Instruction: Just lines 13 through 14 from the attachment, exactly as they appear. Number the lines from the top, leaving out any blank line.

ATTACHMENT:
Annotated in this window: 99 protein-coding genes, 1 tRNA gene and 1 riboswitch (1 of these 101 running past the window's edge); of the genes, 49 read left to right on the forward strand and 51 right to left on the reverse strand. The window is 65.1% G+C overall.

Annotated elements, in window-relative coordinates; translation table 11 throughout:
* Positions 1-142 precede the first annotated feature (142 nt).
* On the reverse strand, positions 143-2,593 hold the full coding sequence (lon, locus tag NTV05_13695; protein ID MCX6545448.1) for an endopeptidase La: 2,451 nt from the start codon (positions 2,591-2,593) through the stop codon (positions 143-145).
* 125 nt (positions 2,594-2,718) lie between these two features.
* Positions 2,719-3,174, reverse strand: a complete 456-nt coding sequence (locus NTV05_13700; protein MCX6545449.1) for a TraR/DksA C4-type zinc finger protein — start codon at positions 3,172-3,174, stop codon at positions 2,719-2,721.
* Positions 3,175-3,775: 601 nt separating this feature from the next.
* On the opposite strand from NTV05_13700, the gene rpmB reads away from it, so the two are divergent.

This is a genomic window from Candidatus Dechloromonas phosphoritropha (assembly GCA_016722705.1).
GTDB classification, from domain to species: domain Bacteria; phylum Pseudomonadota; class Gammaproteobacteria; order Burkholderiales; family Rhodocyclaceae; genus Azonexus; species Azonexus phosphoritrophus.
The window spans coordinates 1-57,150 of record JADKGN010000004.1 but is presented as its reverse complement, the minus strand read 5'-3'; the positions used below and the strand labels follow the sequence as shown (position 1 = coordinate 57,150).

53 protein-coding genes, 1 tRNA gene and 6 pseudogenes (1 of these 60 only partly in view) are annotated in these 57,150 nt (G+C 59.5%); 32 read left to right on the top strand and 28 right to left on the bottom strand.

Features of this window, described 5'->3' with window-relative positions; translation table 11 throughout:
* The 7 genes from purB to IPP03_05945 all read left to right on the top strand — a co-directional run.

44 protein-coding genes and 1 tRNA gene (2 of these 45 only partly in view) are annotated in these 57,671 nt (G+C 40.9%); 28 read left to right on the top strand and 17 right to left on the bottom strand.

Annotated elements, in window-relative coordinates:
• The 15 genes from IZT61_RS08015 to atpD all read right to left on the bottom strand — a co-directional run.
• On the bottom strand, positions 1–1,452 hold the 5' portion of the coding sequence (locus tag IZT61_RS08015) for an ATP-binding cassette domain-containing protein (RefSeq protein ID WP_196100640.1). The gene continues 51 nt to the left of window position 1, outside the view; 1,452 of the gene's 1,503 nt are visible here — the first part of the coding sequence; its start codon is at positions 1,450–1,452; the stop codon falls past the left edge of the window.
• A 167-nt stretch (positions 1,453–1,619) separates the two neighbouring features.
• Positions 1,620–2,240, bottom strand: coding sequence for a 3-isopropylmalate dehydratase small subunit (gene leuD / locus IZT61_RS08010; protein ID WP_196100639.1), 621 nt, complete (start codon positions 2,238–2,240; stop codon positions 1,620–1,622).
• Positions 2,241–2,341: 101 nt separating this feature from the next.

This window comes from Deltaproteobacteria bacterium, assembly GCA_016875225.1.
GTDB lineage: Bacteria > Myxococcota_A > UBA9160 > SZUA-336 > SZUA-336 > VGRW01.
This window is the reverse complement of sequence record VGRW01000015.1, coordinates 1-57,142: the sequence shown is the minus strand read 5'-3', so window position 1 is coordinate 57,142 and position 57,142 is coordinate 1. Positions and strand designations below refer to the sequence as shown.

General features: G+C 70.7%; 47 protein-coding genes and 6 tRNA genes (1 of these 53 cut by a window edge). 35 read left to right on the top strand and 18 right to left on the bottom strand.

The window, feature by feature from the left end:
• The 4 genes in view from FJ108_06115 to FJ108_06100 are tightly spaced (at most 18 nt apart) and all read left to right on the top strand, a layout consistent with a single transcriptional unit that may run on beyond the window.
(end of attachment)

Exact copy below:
Features of this window, described 5'->3' with window-relative positions; translation table 11 throughout:
* The 7 genes from purB to IPP03_05945 all read left to right on the top strand — a co-directional run.